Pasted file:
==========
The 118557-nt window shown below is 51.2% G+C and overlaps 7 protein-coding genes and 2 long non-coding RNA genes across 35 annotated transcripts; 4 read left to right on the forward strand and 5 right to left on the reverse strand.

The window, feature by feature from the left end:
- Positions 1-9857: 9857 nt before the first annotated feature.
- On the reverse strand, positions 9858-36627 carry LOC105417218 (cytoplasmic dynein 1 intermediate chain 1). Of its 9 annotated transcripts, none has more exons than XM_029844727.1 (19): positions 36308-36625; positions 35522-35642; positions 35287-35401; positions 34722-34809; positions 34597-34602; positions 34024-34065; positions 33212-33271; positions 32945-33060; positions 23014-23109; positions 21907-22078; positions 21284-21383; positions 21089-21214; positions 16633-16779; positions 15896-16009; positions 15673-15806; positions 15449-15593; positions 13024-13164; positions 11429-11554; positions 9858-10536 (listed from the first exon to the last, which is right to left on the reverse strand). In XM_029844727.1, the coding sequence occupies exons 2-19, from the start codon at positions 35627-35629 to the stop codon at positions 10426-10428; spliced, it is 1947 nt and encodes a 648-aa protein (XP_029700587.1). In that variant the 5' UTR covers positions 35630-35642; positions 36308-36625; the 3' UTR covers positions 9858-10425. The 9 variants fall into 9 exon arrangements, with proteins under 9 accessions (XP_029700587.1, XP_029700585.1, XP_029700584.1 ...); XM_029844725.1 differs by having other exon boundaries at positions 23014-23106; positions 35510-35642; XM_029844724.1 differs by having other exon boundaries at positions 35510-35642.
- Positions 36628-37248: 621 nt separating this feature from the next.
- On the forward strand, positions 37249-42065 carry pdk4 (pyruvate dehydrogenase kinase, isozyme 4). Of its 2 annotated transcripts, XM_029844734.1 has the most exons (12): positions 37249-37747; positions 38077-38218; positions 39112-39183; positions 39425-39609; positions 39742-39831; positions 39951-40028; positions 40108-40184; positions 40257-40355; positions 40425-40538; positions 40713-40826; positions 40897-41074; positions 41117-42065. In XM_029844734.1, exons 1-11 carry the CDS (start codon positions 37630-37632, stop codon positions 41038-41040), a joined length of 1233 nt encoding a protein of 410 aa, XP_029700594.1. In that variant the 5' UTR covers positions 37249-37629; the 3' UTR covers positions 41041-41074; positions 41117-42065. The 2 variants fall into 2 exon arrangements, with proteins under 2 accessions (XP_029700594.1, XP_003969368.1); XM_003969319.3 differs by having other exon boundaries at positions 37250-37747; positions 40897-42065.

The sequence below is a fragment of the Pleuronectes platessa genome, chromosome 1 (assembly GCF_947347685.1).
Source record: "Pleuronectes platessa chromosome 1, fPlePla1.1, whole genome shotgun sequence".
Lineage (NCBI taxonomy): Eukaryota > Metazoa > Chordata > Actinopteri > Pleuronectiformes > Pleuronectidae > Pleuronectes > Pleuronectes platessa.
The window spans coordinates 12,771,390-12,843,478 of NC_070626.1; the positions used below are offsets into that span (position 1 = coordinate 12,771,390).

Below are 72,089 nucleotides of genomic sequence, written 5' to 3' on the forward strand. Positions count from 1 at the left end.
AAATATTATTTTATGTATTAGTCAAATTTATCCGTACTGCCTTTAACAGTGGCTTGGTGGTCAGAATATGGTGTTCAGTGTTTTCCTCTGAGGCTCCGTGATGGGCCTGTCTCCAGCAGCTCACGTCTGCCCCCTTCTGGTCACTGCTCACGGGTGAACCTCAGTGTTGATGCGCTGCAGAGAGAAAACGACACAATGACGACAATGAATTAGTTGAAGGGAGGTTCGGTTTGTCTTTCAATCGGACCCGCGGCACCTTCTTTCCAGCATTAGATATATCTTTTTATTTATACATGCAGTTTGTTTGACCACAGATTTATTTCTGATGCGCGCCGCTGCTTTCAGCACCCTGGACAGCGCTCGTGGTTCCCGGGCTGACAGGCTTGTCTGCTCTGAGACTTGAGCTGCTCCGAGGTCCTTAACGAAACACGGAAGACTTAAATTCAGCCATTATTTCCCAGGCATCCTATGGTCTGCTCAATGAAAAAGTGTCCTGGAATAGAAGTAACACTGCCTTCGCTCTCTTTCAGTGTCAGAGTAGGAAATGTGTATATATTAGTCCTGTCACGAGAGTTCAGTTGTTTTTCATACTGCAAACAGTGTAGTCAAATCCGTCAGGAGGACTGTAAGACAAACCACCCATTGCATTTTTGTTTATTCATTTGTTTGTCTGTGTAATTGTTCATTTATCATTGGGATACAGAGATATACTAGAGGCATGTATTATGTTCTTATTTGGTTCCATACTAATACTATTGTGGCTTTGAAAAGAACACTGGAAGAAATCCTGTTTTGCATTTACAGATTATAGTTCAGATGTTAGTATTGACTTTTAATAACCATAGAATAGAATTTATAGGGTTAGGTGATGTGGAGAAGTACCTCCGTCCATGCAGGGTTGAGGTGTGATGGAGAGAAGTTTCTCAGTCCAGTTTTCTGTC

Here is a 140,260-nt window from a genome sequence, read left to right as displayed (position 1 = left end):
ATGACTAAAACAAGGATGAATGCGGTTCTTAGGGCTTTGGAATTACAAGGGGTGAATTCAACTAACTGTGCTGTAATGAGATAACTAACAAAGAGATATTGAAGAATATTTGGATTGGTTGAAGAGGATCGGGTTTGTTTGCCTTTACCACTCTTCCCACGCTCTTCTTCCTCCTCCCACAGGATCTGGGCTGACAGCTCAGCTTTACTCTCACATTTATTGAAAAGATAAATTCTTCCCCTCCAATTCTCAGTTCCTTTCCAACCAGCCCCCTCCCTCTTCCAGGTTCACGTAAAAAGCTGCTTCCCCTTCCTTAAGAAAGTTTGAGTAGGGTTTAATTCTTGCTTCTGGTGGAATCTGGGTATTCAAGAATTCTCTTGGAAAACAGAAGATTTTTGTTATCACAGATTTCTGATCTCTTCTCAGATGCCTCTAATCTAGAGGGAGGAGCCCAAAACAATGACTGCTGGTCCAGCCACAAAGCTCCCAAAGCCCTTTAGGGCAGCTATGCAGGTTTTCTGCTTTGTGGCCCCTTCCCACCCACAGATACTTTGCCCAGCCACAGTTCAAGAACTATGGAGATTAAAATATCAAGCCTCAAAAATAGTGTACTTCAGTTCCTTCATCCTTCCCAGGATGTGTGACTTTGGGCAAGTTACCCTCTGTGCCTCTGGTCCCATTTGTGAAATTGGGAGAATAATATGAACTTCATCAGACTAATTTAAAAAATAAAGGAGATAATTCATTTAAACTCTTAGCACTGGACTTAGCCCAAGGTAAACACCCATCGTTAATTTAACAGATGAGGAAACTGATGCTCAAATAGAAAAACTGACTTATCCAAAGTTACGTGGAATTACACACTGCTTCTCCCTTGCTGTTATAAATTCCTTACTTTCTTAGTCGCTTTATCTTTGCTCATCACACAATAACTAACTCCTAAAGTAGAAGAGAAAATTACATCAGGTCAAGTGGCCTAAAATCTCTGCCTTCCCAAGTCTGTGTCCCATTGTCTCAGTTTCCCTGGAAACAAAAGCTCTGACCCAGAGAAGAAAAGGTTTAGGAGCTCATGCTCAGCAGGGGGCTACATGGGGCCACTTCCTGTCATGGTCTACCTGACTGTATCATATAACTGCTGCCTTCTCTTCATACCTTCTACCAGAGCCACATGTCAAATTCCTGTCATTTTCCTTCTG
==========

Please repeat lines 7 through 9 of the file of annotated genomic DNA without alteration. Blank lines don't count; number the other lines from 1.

The sequence below is a fragment of the Pleuronectes platessa genome, chromosome 1 (assembly GCF_947347685.1).
Source record: "Pleuronectes platessa chromosome 1, fPlePla1.1, whole genome shotgun sequence".
Lineage (NCBI taxonomy): Eukaryota > Metazoa > Chordata > Actinopteri > Pleuronectiformes > Pleuronectidae > Pleuronectes > Pleuronectes platessa.